Psychological distress, burnout, and coping strategies among Nigerian primary school teachers: a school-based cross-sectional study
BMC Public Health volume 21, Article number: 2327 (2021)
The teaching profession is highly stressed job. A high level of stress is associated with poor health outcomes, such as burnout and psychological distress. Therefore, teachers’ use of coping styles becomes imperative. However, relatively little is known about primary school teachers’ psychological distress, burnout, coping strategies, and associated factors in Nigeria. The study investigated psychological distress, burnout, coping strategies among primary schools, and associated factors in Nigeria.
A total of 264 teachers aged 20–59 years participated in the study between May 2019 to October 2019. Questionnaires on psychological distress, burnout, coping strategies, and demographic profile form were used for data collection. Factors associated with psychological distress, burnout, and coping strategies were identified using t-test, univariate ANOVA, Pearson’s correlation, Chi-square test, and hierarchical linear regression analysis.
Of 264 participants enrolled for the study, 253 responded, giving a response rate of 95.8%. The prevalence of psychological distress and burnout was 69.9% (176/253) and 36.0% (91/253), respectively. Sex (β = 0.158), a high level of emotional exhaustion (β = 0.193) and reduced personal accomplishment (β = 0.358), adoption of problem-focused strategies (β = 0.904), and dysfunctional strategies (β = 0.340) were positively associated with psychological distress. Age (β = − 0.338), academic qualification (β = − 0.210), and income level (β = − 0.146) were inversely associated with psychological distress, which together explained 51.5% of the total variance. Psychological distress (β = 0.275 vs. β = 0.404) was significantly associated with emotional exhaustion (EE) and reduced personal accomplishment (PA) and explained 11.4 and 24.2% of the variance in EE and reduced PA, respectively.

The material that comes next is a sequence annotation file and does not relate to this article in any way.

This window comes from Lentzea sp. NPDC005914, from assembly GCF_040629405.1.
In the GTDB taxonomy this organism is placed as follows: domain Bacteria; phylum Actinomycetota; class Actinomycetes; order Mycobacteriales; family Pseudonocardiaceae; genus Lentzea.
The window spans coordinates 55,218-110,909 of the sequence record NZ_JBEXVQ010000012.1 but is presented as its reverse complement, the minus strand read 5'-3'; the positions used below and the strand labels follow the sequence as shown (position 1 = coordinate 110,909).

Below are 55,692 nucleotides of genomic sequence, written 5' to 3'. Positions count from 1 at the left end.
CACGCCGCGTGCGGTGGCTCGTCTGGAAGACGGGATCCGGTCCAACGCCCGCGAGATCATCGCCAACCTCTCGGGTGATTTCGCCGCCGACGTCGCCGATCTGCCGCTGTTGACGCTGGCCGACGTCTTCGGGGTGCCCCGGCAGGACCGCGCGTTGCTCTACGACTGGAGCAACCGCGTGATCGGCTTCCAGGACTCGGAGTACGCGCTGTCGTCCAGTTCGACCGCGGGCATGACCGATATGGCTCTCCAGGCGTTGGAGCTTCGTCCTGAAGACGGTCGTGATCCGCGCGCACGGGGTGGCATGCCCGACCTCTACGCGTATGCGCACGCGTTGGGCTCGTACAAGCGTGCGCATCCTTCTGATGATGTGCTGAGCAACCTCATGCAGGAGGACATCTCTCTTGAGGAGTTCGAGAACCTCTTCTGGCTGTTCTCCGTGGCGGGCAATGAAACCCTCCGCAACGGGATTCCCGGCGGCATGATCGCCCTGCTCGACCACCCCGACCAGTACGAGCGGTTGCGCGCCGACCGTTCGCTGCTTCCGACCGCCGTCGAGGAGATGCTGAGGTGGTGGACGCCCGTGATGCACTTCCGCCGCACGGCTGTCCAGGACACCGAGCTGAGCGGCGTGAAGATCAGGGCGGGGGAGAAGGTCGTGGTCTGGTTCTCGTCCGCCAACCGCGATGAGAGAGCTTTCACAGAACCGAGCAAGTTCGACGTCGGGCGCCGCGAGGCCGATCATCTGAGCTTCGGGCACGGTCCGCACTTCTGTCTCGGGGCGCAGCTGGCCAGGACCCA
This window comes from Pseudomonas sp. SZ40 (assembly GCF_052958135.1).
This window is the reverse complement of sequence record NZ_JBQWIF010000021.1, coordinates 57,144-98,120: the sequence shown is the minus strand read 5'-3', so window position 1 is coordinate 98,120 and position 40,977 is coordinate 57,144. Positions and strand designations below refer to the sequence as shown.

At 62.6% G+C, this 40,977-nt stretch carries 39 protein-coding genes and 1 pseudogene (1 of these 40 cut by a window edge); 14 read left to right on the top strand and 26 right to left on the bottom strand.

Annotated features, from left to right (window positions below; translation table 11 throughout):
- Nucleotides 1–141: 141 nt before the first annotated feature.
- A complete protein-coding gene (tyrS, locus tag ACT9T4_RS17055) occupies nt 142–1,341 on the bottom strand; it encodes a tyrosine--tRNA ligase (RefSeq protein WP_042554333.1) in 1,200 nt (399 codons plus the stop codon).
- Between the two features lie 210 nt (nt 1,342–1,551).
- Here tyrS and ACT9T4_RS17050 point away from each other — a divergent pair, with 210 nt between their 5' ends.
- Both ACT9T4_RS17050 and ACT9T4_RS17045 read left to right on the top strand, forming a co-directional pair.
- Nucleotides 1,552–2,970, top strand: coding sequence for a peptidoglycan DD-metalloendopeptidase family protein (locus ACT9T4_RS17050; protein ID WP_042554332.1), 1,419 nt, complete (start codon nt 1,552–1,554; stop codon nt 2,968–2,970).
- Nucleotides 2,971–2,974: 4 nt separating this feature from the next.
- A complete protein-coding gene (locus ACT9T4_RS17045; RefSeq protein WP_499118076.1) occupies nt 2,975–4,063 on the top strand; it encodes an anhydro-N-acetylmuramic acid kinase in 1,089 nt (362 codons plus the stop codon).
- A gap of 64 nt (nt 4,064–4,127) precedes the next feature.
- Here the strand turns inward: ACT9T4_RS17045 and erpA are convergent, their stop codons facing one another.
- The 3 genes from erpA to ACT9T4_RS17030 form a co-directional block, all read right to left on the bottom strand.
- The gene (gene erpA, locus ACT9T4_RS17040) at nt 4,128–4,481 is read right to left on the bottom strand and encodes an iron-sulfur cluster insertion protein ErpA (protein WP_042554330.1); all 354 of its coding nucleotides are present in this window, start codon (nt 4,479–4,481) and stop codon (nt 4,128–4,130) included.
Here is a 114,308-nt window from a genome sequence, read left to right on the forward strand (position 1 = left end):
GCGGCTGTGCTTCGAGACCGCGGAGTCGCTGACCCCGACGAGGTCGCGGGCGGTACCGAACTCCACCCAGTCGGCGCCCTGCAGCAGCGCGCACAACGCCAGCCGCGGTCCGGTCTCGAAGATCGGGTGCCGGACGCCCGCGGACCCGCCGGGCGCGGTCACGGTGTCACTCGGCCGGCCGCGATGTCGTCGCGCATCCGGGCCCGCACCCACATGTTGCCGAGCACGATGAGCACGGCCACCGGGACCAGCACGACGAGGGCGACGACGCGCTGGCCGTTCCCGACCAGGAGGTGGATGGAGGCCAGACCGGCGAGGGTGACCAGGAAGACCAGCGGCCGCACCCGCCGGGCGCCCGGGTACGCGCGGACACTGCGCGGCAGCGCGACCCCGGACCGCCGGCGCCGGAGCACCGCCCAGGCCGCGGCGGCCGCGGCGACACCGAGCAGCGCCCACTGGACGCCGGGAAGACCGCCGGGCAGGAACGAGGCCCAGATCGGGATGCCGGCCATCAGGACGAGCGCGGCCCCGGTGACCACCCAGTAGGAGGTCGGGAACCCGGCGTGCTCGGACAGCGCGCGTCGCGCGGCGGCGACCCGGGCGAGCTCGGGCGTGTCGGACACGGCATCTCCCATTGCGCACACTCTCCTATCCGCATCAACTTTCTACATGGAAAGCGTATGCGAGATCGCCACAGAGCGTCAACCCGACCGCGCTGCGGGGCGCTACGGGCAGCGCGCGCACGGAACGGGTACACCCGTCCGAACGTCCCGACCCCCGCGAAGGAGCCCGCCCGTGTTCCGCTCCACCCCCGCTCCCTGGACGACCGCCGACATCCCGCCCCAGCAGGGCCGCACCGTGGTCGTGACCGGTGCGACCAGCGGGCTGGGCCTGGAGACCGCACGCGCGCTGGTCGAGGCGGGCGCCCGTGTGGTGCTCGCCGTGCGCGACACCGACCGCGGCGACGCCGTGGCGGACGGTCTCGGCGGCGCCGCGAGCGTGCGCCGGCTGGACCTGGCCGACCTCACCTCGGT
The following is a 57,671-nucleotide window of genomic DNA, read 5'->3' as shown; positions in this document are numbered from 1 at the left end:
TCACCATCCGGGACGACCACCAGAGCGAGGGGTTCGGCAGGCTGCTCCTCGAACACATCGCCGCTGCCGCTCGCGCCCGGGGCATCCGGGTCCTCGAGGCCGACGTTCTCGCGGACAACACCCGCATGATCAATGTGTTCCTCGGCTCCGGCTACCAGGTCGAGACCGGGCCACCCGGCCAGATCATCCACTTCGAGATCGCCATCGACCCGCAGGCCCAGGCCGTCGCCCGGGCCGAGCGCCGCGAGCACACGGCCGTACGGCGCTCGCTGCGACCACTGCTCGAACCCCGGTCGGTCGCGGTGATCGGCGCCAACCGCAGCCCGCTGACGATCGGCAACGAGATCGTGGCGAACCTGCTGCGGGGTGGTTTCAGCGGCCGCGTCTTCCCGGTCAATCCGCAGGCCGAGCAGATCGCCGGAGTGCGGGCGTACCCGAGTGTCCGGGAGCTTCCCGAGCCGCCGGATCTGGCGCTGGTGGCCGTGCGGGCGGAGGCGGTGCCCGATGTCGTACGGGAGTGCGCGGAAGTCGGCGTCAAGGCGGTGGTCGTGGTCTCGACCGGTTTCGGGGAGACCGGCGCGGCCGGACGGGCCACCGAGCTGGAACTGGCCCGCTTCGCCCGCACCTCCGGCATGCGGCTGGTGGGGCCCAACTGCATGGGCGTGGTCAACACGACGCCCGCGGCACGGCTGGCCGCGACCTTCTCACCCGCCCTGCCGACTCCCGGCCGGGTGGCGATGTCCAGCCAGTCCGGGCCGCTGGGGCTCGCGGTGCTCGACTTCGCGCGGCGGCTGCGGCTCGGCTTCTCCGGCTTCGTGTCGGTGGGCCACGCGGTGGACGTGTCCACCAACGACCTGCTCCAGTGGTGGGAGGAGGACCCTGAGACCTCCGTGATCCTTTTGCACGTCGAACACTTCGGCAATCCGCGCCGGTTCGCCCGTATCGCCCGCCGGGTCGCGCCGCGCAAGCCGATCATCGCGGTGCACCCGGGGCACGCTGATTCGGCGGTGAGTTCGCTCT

The high prevalence of psychological distress and burnout among teachers should receive urgent attention. Teachers’ training curricula should include developing interpersonal skills, stress management abilities, and resilience to equip them for the job. Also, teacher training curricula should integrate mental health promotion interventions.
Teachers experience excessive occupational stress in the school environment. The teaching profession is highly stressful [1, 2], and it is associated with poor health outcomes [2, 3]. Examples of such poor health outcomes include psychological distress and burnout. Also, primary school teachers experience higher psychological distress levels than other workers from the general population . Previous studies suggested that psychological distress (PD), which manifests in the form of anxiety, sadness, irritability, self-consciousness, and emotional vulnerability, is strongly associated with physical illness, diminished quality of life, reduced life span, increased uptake of health services , restlessness, sadness, worthlessness, nervousness, hopelessness, and helplessness .